Three takeaways from the SWT Japan Ultimate Online Qualifier
Close Menu

Hit enter to search or ESC to close

The weekend of April 17, the Smash World Tour headed over to arguably the best region in the world: Japan. From a field of some of the best players in the world, only eight secured spots in the offline Regional Finals. Here are some of the major takeaways from the SWT Japan Ultimate Online Qualifier.

KEN completes a deep losers run to win the SWT Japan Ultimate Online Qualifier

Though many prominent online competitors entered the SWT Japan Ultimate Online Qualifier, it was an offline mainstay who finished in first place: Kengo “KEN” Suzuki. But the road there was not easy. After losing his second set of the tournament to “Rokkon,” KEN had to triumph in 13 consecutive sets to win the whole event.

Just to make it into top 16, KEN had to eliminate some of Japan’s best players, including “takera” and Takuma “Tea” Hirooka. From there, he defeated the tournament’s No. 1 seed and one of Japan’s best wi-fi warriors, “HERO,” then overcame “HIDE” and “Lea” en route to top-six.

The last stretch of the tournament pitted KEN against many of Japan’s biggest online threats. Despite his inexperience online compared to these players, KEN defeated “Harasen,” “ProtoBanham” (who played Min Min and Samus, as opposed to his offline main, Lucina) and “Omuatsu.” Finally, KEN finished ahead of “Kuroponzo” in a pair of grand finals sets spanning 10 games in order to win the SWT Japan Ultimate Online Qualifier.

Kuroponzu finishes first among Japan’s wi-fi warriors

Among all of Japan’s prominent wi-fi warriors, Kuroponzo was not the favorite to place the highest. In fact, Kuroponzo was seeded 45th, making him an unlikely pick to even qualify for the Regional Finals. But the R.O.B. main upset many opponents on his path to second place at the SWT Japan Ultimate Online Qualifier.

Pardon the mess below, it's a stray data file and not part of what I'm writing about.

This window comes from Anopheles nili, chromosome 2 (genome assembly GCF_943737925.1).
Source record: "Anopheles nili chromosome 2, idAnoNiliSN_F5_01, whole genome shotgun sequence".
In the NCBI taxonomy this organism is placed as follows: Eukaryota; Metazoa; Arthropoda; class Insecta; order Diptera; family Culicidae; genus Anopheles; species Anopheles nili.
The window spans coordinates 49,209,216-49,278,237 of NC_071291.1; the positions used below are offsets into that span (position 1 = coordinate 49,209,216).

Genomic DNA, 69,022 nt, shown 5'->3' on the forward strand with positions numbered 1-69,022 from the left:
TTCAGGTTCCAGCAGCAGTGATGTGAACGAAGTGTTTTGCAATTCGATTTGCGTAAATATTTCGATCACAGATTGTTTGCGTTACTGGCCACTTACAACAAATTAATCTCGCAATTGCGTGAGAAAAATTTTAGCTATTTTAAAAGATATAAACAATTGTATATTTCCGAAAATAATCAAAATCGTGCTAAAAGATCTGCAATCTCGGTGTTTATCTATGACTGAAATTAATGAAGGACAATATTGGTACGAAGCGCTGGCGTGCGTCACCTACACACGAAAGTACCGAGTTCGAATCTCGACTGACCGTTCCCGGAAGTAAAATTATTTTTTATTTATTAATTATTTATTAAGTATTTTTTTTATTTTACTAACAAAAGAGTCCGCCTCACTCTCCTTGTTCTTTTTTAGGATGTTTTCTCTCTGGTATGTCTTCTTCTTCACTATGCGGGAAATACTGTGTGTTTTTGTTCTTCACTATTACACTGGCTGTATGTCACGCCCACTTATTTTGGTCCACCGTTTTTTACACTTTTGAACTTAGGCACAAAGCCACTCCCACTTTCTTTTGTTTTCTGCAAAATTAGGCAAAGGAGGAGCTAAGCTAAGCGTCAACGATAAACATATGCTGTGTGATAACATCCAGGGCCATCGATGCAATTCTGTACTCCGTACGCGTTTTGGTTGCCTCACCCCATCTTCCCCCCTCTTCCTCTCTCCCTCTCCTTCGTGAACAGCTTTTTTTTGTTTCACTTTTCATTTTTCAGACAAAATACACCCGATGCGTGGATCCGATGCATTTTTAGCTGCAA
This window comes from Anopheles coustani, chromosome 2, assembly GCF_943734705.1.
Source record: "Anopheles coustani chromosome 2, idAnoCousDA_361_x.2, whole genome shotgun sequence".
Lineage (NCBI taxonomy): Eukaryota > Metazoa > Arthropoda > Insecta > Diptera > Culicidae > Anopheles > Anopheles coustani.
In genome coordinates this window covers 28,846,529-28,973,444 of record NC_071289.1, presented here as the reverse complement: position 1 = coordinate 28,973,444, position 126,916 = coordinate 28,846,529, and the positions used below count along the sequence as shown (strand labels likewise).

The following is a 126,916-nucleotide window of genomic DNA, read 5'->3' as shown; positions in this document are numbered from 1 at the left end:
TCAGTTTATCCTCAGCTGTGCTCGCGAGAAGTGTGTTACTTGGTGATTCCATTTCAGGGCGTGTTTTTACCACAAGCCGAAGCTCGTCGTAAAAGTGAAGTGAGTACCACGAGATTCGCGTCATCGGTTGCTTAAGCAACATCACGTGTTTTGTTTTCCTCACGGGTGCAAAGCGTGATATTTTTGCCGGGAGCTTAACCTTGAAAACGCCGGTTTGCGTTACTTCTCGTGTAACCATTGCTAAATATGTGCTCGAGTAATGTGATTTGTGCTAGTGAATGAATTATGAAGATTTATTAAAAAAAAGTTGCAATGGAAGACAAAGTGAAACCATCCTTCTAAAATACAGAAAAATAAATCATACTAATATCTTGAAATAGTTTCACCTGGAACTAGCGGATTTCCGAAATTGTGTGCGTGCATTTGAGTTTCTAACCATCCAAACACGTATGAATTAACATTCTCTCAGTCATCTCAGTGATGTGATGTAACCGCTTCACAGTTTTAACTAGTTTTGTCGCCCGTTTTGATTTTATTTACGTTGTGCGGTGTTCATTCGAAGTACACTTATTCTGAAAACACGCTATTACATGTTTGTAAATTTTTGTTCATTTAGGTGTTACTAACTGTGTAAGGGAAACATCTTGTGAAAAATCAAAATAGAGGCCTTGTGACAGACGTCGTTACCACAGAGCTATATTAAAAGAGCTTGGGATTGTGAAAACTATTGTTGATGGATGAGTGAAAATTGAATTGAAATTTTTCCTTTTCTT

Kuroponzo’s run began with wins over the likes of “TKM” and “KaPMk” (who upset Tea earlier in the bracket). In top 16, he solidly overcame a pair of top 16 seeds, ProtoBanham and Harasen. After conquering these highly-seeded opponents, Kuroponzo faced another unexpected competitor in winners finals: No. 30 seed Omuatsu.

The set started on a rough note for Kuroponzo, who accidentally self-destructed to lose game one to Min Min main Omuatsu. However, Kuroponzo bounced back over the course of the set. He ultimately secured the victory by comboing Omuatsu into a down-air offstage for a low-percent kill in game five.

Many offline stars fail to qualify

Perhaps more interesting than the field of players who did advance from the SWT Japan Ultimate Online Qualifier is the field of players who did not. Even with prominent Japanese players like Sota “Zackray” Okada opting not to participate, there were still many highly-ranked offline players who did not qualify for the Regional Finals.

The best-performing among them was Lea, who placed seventh in the main bracket and fourth in the Last Chance Qualifier, and thus narrowly failed to qualify. In addition, No. 4 seed Tea was the highest-seeded player who did not advance from this event. After losing to KEN in the regular bracket, Tea dropped out rather than playing through the Last Chance Qualifier.

Beyond this, many other top 50 players and rising offline threats failed to secure a coveted Regional Finals spot. These included Yutaro “Paseriman” Nagumo, Takuto “Kameme” Ono, Yuta “Abadango” Kawamura and Yuta “Nietono” Uejima, among others.

Looking ahead

The following players have qualified for the East Asia Ultimate Regional Finals beginning on July 3:

  • KEN
  • Kuroponzo
  • Omuatsu
  • ProtoBanham
  • Shuto “Shuton” Moriya
  • Harasen
  • HERO
  • Gakuto “Gackt” Ito

The Smash World Tour will resume April 24 with the East Asia South Ultimate Online Qualifier, where the next set of players will qualify for the East Asia Ultimate Regional Finals.

Dylan Tate is an alumnus of the Hussman School of Journalism and Media at the University of North Carolina at Chapel Hill. He is a gaming journalist with a love for Nintendo esports, particularly Super Smash Bros. and Pokémon.